A key influence on the Beatles and Rolling Stones, Berry overcame racism to become a principal architect of rock’n’roll. Now he’s releasing a new album - From the Guardian
The irony, of course, is that the pioneer who helped end racial segregation in music grew up under the weight of Jim Crow and was often a target of the system.
By the time Berry released Maybellene, his first single, in 1955, he was a 29-year-old who had already served several years in state prison for stealing a car when he was a teenager, even when it was evident he was using a defective gun.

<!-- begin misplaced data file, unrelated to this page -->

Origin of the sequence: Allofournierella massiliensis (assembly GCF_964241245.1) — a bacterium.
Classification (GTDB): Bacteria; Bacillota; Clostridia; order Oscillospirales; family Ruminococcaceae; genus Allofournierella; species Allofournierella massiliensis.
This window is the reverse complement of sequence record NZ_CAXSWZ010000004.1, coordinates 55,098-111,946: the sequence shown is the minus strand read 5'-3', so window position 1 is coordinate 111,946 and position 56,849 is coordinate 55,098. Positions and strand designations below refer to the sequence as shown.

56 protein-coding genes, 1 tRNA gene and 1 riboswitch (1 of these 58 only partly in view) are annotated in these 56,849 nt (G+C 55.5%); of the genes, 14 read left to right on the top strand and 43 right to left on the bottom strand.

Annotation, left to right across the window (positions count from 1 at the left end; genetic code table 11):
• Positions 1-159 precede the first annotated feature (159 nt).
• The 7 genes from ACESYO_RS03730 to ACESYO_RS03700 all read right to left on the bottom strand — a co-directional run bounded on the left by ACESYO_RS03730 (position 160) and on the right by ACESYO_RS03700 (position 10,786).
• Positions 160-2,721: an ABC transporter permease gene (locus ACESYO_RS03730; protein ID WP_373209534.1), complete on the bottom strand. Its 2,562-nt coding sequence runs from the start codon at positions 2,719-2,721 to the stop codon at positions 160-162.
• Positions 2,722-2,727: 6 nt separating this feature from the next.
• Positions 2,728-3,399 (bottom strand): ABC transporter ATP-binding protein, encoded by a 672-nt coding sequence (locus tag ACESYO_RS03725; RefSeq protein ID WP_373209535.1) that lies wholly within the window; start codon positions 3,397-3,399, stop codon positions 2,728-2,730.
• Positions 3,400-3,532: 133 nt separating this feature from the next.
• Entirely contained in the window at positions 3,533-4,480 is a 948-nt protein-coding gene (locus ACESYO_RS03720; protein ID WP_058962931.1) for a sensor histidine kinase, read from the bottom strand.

The experiences made Berry fiercely skeptical of promoters and record labels for the rest of his life and he developed a touring regimen of demanding cash upfront and only playing with local musicians he met moments before going onstage.
The British Invasion borrowed heavily from Berry’s songbook as the Beatles, the Rolling Stones and many others recorded his songs on their earliest albums.
The new record has been in the works for years but word of the sessions, which took place at several studios throughout St Louis, hadn’t traveled far outside the city.